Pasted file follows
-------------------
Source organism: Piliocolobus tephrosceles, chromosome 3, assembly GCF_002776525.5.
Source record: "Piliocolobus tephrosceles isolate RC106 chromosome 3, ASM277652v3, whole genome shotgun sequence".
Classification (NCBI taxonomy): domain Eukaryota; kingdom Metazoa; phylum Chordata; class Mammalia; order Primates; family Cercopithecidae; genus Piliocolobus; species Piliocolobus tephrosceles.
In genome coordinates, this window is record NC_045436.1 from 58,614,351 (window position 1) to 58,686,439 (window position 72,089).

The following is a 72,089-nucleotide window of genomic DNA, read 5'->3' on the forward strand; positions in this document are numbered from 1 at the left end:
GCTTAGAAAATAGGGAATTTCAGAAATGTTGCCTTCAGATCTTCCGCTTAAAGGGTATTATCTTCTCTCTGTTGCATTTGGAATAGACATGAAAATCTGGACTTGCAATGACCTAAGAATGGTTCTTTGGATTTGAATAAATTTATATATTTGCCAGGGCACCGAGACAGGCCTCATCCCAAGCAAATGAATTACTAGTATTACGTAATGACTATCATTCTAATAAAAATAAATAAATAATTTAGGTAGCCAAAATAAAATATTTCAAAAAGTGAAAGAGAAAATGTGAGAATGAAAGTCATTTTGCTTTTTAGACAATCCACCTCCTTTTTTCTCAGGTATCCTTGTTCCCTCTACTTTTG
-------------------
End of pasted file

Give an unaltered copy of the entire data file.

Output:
Source organism: Piliocolobus tephrosceles, chromosome 3, assembly GCF_002776525.5.
Source record: "Piliocolobus tephrosceles isolate RC106 chromosome 3, ASM277652v3, whole genome shotgun sequence".
Classification (NCBI taxonomy): domain Eukaryota; kingdom Metazoa; phylum Chordata; class Mammalia; order Primates; family Cercopithecidae; genus Piliocolobus; species Piliocolobus tephrosceles.
In genome coordinates, this window is record NC_045436.1 from 58,614,351 (window position 1) to 58,686,439 (window position 72,089).

The following is a 72,089-nucleotide window of genomic DNA, read 5'->3' on the forward strand; positions in this document are numbered from 1 at the left end:
GCTTAGAAAATAGGGAATTTCAGAAATGTTGCCTTCAGATCTTCCGCTTAAAGGGTATTATCTTCTCTCTGTTGCATTTGGAATAGACATGAAAATCTGGACTTGCAATGACCTAAGAATGGTTCTTTGGATTTGAATAAATTTATATATTTGCCAGGGCACCGAGACAGGCCTCATCCCAAGCAAATGAATTACTAGTATTACGTAATGACTATCATTCTAATAAAAATAAATAAATAATTTAGGTAGCCAAAATAAAATATTTCAAAAAGTGAAAGAGAAAATGTGAGAATGAAAGTCATTTTGCTTTTTAGACAATCCACCTCCTTTTTTCTCAGGTATCCTTGTTCCCTCTACTTTTG